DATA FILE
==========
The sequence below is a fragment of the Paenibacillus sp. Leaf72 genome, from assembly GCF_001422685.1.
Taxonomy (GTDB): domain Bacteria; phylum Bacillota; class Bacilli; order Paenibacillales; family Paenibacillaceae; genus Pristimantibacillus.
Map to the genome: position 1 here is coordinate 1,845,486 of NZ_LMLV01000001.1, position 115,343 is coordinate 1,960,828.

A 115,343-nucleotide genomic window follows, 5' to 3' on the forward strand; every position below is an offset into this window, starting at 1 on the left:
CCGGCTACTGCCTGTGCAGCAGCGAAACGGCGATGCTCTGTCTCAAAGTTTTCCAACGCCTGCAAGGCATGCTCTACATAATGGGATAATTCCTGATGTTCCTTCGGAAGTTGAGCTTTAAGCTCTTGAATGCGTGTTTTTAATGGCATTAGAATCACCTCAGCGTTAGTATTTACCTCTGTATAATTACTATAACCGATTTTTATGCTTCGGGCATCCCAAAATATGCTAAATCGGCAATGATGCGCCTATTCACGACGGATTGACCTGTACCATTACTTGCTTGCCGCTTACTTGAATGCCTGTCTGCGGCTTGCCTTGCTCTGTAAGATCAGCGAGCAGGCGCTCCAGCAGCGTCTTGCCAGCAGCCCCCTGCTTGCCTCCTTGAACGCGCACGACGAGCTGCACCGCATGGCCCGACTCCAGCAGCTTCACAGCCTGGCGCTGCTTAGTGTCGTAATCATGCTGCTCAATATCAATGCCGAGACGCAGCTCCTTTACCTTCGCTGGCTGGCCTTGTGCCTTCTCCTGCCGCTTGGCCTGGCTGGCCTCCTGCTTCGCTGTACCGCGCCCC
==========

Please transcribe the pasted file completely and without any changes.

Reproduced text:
The sequence below is a fragment of the Paenibacillus sp. Leaf72 genome, from assembly GCF_001422685.1.
Taxonomy (GTDB): domain Bacteria; phylum Bacillota; class Bacilli; order Paenibacillales; family Paenibacillaceae; genus Pristimantibacillus.
Map to the genome: position 1 here is coordinate 1,845,486 of NZ_LMLV01000001.1, position 115,343 is coordinate 1,960,828.

A 115,343-nucleotide genomic window follows, 5' to 3' on the forward strand; every position below is an offset into this window, starting at 1 on the left:
CCGGCTACTGCCTGTGCAGCAGCGAAACGGCGATGCTCTGTCTCAAAGTTTTCCAACGCCTGCAAGGCATGCTCTACATAATGGGATAATTCCTGATGTTCCTTCGGAAGTTGAGCTTTAAGCTCTTGAATGCGTGTTTTTAATGGCATTAGAATCACCTCAGCGTTAGTATTTACCTCTGTATAATTACTATAACCGATTTTTATGCTTCGGGCATCCCAAAATATGCTAAATCGGCAATGATGCGCCTATTCACGACGGATTGACCTGTACCATTACTTGCTTGCCGCTTACTTGAATGCCTGTCTGCGGCTTGCCTTGCTCTGTAAGATCAGCGAGCAGGCGCTCCAGCAGCGTCTTGCCAGCAGCCCCCTGCTTGCCTCCTTGAACGCGCACGACGAGCTGCACCGCATGGCCCGACTCCAGCAGCTTCACAGCCTGGCGCTGCTTAGTGTCGTAATCATGCTGCTCAATATCAATGCCGAGACGCAGCTCCTTTACCTTCGCTGGCTGGCCTTGTGCCTTCTCCTGCCGCTTGGCCTGGCTGGCCTCCTGCTTCGCTGTACCGCGCCCC